black america: exercise political freedom every day

November 6, 2018

I do not vote because of my ancestors who fought for the freedom for me to choose to participate or not participate in the election. I vote because I’m pragmatic. I was taught by Black feminists like Angela Davis and bell hooks who centered a Black feminist leftist politics in their work and were also clear about still engaging in the daily things one can engage in to reduce the violence for some produced by domination culture. This does not always mean voting or not voting, but it can.

Intellectually and politically, I am often in limbo. I know no matter who I reduce harm for, I am in fact more than likely increasing the harm for another person on this Earth because of the greedy, imperialist force that is America. President Barack Obama deported more immigrants and released more drones than the current administration, but he also made healthcare obtainable for me when I was uninsured and legalized marriage for all consenting adults.

This struggle is why the “vote now!” rhetoric that has consumed most of the public dialogue about 2018’s midterm elections leaves me feeling uneasy. If one feels compelled to reach out and have conversation with people about voting and the goodness it will bring, I can see why it does feel noble. This does not mean it is noble.

The narrative about voting being this autonomous, political action that can fix this country is a lie. America, and this Earth that we inhabit due to climate change, are doomed — literally. Some of the consequences can be reduced or put-off, but many are imminent. These facts don’t influence my choice to vote or not to vote, but they do shape my relationship with this government and the dialogue I choose to initiate around this government. This realism is often confused for cynicism, but it is not. You can not transform realities that you refuse to see, and only changing the reality for my country or my state is not enough for my political self. I will vote, but I want the dialogue to begin to be about Black folks globally, and not just Black Americans and our concerns even if they have integrity. There needs to be a resistance and conversation around community that transcends borders, not just enhancing the lives of those one side of the borders.

A large majority of the Black neo-liberal public figures like Oprah Winfrey and Barack Obama recall chattel slavery and even police brutality to guilt people — consistently Black — to vote in their political interests. The truth is, statistically, Trayvon Martin would not vote if he was alive and that is okay. The truth is, many enslaved Africans if alive today may not have voted either. And could we blame them? I, too, might not be motivated to vote if I knew that even six years after my death by the hands of a white supremacist, I would not know justice. I would not vote if the country I built and that exploited me would still — centuries later — not able to clearly name the moral bankruptcy of violent white supremacists in Charlottesville, Virginia.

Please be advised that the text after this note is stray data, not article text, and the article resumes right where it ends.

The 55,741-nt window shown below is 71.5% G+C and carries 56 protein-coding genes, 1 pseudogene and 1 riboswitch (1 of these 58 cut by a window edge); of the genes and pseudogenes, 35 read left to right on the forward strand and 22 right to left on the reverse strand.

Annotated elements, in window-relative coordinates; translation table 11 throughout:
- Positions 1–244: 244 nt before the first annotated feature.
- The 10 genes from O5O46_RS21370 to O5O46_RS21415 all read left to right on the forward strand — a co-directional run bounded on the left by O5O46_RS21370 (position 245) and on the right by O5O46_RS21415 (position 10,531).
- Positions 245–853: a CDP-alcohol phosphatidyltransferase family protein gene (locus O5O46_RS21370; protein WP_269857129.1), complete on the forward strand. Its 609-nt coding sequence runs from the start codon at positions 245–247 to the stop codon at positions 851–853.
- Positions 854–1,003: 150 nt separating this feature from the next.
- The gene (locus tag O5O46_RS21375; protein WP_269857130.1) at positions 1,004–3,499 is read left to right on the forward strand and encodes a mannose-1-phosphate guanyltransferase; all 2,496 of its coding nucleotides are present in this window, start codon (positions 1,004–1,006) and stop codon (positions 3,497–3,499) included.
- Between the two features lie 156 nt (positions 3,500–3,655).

As someone that respects and honors history and critical thinking, the idea that these ancestors that can’t speak for themselves would somehow prioritize Black folks’ voting habits if they were alive is a Black neo-liberal fiction designed to control political habits through guilt and propaganda, instead of political and intellectual engagement with leaders, policies, and communities.

Oprah Winfrey spoke for nearly one hour in her endorsement for Stacy Abrams and an overwhelming amount of the speech was about Abrams’ personality, Oprah’s celebrity, and fictionalized ancestors that will be prouder of you if you do vote. Abram’s political position is available and was spoken about during this rally, but it says something about what was prioritized in that rally when I’m able to recall Oprah’s power of celebrity and her desire for us to vote for her prefered democratic candidate more than a solid map of how we are going to reduce harm for marginalized Georgians and Americans. This speaks to the messaging and hierarchy in that messaging.

No matter who is elected, globally, marginalized folks will suffer at the hands of American leadership even if I found relief in some of their policies. This is the reality of imperialism. If you see yourself as a global citizen, there is no champion after elections because a neighbor — a co-habitant of this world — is always suffering. But the non-vote feels too irresponsible when you know too many people rationing healthcare and bygoing chemotherapy treatment or losing their right to claim their identity. This is the political conundrum that I can hardly answer for myself and couldn’t dare answer for another person.

What is true is that our political power and our desire for change as Black Americans can not end on November 6th no matter the outcome and we can’t believe that another opportunity is not available for us to control our political and global destinies until the presidential elections in 2020. The hope, if we still believe in such a thing, is that as we connect our local suffering to global suffering, and in that practice we begin to notice that our power can not be confined in one day or limited by our nation’s borders. Every day is not election day, but every day is an opportunity to practice freedom and justice.


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